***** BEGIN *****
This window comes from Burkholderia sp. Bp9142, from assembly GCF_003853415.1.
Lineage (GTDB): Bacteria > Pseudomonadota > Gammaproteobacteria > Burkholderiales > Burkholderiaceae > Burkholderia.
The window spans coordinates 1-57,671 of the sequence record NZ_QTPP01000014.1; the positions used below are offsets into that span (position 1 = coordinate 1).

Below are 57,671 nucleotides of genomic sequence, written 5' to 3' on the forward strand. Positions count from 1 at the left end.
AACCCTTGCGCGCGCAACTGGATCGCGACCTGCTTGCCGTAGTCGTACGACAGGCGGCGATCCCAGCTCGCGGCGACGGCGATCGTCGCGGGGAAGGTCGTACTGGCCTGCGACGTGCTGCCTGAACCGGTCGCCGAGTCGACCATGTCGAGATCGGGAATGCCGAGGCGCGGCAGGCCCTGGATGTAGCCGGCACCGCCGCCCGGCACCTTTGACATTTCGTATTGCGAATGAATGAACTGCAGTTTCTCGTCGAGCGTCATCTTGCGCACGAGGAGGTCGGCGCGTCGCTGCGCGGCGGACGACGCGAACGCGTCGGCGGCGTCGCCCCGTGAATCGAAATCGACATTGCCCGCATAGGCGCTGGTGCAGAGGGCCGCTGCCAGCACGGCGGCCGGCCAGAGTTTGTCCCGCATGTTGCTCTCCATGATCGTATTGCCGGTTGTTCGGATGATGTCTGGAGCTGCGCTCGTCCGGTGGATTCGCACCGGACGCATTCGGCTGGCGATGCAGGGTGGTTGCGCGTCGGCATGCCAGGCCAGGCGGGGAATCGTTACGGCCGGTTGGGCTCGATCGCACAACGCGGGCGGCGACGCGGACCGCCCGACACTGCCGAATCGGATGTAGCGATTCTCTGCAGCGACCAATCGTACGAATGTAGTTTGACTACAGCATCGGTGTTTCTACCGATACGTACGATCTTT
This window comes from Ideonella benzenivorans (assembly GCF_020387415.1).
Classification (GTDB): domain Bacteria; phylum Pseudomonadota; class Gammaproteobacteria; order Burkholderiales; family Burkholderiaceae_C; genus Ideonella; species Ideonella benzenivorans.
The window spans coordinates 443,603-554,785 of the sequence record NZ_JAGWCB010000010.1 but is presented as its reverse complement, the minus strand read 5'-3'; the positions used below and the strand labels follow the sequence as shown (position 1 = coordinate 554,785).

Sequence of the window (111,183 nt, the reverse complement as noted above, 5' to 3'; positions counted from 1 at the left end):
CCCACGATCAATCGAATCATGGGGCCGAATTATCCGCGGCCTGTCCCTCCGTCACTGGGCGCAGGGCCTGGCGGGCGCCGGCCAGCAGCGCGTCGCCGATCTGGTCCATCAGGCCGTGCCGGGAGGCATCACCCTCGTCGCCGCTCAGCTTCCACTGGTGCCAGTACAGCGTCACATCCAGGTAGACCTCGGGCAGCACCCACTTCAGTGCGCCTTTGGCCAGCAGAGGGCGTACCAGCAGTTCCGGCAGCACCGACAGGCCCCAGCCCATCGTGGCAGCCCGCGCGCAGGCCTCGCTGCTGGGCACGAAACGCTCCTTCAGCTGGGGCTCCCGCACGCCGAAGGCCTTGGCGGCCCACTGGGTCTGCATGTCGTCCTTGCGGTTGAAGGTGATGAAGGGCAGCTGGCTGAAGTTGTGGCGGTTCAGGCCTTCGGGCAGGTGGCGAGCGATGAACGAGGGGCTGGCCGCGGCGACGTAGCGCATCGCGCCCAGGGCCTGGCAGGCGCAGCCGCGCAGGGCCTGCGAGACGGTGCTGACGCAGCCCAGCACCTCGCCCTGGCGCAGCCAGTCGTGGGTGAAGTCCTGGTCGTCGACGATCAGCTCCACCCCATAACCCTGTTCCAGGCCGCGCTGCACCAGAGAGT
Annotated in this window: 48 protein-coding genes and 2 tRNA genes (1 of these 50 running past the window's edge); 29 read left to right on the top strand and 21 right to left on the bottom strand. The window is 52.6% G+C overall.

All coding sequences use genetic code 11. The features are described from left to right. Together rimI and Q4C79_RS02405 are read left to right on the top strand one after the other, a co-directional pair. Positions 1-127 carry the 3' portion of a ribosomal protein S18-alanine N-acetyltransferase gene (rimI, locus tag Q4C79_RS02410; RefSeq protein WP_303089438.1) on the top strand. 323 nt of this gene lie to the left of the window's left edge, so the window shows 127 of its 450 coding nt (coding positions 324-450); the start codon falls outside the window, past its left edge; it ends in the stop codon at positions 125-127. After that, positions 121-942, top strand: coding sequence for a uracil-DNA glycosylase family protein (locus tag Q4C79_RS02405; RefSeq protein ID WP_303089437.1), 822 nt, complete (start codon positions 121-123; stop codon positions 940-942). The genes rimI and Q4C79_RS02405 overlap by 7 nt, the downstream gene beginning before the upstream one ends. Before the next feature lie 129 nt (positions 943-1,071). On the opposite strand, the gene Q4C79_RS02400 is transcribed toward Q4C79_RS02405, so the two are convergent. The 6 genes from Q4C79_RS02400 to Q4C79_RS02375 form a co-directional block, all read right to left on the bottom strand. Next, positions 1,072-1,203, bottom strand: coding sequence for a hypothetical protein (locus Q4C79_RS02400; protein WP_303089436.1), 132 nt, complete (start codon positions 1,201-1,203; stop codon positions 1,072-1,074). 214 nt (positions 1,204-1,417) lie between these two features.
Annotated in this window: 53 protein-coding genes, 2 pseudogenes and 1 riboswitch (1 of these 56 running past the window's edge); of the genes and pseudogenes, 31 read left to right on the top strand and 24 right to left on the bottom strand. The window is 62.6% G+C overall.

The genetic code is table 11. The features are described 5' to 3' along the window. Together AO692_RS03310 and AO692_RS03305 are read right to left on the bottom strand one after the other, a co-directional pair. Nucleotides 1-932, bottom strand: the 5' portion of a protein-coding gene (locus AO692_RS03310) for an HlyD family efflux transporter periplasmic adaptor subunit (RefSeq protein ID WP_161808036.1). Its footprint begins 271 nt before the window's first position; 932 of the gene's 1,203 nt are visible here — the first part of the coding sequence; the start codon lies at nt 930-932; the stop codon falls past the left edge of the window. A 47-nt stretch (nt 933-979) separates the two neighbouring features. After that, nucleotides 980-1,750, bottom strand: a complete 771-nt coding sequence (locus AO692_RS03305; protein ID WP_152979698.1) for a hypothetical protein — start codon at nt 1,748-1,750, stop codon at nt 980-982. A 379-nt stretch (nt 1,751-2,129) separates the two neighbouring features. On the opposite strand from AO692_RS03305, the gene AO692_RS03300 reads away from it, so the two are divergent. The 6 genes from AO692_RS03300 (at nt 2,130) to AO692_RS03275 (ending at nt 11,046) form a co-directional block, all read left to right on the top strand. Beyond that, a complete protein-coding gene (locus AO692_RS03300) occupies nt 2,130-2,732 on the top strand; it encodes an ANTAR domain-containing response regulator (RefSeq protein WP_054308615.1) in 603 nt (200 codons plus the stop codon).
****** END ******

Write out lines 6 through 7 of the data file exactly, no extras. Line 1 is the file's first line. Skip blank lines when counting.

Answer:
This window comes from Ideonella benzenivorans (assembly GCF_020387415.1).
Classification (GTDB): domain Bacteria; phylum Pseudomonadota; class Gammaproteobacteria; order Burkholderiales; family Burkholderiaceae_C; genus Ideonella; species Ideonella benzenivorans.